What to Do If You Are Struggling to Pay Child Support
There is definitely a stigma against parents who fall behind on their child support payments. However, many come by it honestly. It can be difficult to know what to do when a job loss, disability or other reduction in income suddenly makes a previously manageable support obligation completely beyond your reach. What’s more, the first impulse that many parents have when put in this situation often succeeds only in making matters worse. That is why it is important to take prompt action as soon as you begin to struggle with your payments.
Child support in Illinois is usually based on a fixed percentage of the payor parent’s income. The purpose of this method is to prevent the payments from every becoming overly burdensome. However, regardless of the circumstances, a child support order remains in effect until changed by the court. Therefore, you need to remember several things:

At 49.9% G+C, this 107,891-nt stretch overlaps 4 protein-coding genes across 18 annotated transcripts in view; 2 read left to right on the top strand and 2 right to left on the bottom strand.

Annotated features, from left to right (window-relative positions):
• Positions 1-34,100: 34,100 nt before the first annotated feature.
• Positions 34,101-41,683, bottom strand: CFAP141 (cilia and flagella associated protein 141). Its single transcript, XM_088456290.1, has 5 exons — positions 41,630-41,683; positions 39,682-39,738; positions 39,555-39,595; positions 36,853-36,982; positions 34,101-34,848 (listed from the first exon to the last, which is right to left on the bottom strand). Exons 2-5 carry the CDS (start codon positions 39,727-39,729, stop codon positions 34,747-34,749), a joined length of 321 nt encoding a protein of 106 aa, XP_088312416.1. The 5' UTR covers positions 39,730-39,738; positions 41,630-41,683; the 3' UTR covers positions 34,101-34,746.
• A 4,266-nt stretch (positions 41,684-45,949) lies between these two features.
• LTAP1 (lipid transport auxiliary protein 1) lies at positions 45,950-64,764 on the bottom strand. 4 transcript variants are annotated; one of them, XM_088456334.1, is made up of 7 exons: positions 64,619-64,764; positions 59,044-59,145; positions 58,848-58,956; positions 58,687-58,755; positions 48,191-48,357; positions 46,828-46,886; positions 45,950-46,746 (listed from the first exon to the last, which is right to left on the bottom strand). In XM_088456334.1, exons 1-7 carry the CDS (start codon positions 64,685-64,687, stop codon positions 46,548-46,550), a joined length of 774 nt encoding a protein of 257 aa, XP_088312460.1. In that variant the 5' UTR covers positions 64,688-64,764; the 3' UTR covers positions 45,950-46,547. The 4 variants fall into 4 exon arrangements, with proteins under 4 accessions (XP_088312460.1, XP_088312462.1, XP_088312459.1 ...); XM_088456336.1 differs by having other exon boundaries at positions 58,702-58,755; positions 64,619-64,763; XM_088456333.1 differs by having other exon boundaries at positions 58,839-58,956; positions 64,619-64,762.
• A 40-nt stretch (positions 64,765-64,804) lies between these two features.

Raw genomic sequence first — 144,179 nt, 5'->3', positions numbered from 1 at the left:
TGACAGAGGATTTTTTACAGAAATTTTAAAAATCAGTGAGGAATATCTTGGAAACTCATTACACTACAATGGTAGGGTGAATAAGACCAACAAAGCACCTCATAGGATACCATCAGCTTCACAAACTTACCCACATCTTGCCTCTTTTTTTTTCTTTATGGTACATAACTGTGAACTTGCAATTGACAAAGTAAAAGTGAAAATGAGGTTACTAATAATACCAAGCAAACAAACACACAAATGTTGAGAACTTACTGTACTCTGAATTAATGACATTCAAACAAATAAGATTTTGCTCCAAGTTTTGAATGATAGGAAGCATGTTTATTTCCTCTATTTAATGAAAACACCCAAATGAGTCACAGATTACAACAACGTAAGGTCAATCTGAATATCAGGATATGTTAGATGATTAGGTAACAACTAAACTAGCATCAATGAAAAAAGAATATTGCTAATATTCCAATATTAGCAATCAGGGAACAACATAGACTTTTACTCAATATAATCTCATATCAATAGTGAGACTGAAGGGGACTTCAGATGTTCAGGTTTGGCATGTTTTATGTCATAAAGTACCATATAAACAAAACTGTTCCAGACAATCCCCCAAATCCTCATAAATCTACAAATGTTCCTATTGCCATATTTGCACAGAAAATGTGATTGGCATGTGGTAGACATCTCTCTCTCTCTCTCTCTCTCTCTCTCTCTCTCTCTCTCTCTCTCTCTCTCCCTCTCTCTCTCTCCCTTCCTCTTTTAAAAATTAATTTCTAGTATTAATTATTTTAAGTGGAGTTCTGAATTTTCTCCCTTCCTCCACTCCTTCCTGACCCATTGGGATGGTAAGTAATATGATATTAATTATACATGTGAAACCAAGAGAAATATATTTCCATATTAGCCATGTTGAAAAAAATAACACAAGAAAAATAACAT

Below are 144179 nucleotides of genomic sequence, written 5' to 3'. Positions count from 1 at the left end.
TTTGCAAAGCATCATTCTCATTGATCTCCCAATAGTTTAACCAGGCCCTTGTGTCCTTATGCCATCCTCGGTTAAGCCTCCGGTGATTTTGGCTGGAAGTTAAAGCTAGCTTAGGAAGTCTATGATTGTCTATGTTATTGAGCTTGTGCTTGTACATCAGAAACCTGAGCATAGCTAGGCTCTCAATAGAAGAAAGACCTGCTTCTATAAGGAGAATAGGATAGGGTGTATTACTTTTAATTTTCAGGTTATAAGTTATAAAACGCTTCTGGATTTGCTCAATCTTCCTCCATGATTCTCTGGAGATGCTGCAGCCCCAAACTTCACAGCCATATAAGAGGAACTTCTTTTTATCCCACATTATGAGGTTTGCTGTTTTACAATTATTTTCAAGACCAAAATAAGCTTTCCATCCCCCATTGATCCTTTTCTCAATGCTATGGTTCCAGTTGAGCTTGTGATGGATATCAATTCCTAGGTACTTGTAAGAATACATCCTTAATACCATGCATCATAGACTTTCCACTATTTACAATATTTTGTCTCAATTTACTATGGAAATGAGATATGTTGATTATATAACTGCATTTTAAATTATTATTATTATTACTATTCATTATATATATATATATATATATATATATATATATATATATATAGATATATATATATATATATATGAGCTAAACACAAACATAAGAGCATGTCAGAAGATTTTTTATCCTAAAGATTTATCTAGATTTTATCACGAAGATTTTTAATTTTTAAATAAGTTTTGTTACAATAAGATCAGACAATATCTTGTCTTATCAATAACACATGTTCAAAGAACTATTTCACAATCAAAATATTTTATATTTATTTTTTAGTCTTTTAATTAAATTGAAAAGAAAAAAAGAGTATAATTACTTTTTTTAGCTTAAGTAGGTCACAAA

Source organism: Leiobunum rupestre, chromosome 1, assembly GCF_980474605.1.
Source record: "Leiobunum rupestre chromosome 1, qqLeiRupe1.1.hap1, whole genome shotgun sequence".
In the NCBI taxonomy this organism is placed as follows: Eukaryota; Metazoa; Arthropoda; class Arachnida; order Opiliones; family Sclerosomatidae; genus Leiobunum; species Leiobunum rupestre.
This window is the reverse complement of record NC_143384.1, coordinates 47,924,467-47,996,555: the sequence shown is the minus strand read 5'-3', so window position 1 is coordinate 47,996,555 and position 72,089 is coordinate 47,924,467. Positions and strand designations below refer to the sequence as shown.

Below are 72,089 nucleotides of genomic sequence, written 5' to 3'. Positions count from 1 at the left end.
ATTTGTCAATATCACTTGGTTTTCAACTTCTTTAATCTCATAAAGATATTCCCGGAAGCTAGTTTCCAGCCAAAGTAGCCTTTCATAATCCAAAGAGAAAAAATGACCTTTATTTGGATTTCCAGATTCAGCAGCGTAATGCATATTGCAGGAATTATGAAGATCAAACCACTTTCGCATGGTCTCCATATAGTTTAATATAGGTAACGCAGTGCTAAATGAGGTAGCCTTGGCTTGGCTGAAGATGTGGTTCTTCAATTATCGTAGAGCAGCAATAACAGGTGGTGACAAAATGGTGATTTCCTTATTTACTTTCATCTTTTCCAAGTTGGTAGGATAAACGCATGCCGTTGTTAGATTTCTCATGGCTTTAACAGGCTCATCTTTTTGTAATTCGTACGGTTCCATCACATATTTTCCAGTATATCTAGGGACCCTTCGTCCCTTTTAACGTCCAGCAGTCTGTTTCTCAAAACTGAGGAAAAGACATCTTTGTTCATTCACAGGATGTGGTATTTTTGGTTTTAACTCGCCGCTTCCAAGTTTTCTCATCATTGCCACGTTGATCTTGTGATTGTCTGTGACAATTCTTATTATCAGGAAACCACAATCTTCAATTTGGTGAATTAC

- Unilaterally reducing or discontinuing child support payments can lead to costly enforcement actions, even if you have a good reason for doing so.
- Modifications to your child support obligation are usually not retroactive. Failing to promptly request a modification can leave you paying unreasonably high child support for a longer period and can prevent you from ever getting that money back.
- Simply asking the other parent to give you a break is not effective. Even if the other parent agrees, there is nothing stopping him or her from having a change of heart. Furthermore, the state still records your missed payments and may pursue collection unilaterally.
It is always tempting to hope that hard times are not going to last and that your reduction in income is only temporary. However, waiting too long to consult an experienced child support attorney about your monthly obligations can easily leave you in the difficult position of having a child support obligation that you are simply unable to pay.